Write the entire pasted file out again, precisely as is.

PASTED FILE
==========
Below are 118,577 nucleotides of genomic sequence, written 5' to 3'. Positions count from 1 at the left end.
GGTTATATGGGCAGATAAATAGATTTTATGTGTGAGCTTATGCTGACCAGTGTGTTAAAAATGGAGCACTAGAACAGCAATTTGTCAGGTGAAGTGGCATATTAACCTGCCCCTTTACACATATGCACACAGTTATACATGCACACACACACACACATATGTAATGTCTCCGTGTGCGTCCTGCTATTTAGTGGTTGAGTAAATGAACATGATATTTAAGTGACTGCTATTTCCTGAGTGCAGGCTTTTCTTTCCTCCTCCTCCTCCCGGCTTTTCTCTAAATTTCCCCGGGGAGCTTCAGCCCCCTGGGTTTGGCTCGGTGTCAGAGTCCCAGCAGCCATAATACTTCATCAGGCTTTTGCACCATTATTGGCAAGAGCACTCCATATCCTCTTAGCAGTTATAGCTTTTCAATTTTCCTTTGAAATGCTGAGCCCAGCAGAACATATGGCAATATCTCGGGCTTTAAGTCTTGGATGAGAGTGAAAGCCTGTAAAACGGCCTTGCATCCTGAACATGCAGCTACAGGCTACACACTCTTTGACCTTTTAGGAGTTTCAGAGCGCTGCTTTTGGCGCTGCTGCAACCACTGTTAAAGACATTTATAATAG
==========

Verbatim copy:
Below are 118,577 nucleotides of genomic sequence, written 5' to 3'. Positions count from 1 at the left end.
GGTTATATGGGCAGATAAATAGATTTTATGTGTGAGCTTATGCTGACCAGTGTGTTAAAAATGGAGCACTAGAACAGCAATTTGTCAGGTGAAGTGGCATATTAACCTGCCCCTTTACACATATGCACACAGTTATACATGCACACACACACACACATATGTAATGTCTCCGTGTGCGTCCTGCTATTTAGTGGTTGAGTAAATGAACATGATATTTAAGTGACTGCTATTTCCTGAGTGCAGGCTTTTCTTTCCTCCTCCTCCTCCCGGCTTTTCTCTAAATTTCCCCGGGGAGCTTCAGCCCCCTGGGTTTGGCTCGGTGTCAGAGTCCCAGCAGCCATAATACTTCATCAGGCTTTTGCACCATTATTGGCAAGAGCACTCCATATCCTCTTAGCAGTTATAGCTTTTCAATTTTCCTTTGAAATGCTGAGCCCAGCAGAACATATGGCAATATCTCGGGCTTTAAGTCTTGGATGAGAGTGAAAGCCTGTAAAACGGCCTTGCATCCTGAACATGCAGCTACAGGCTACACACTCTTTGACCTTTTAGGAGTTTCAGAGCGCTGCTTTTGGCGCTGCTGCAACCACTGTTAAAGACATTTATAATAG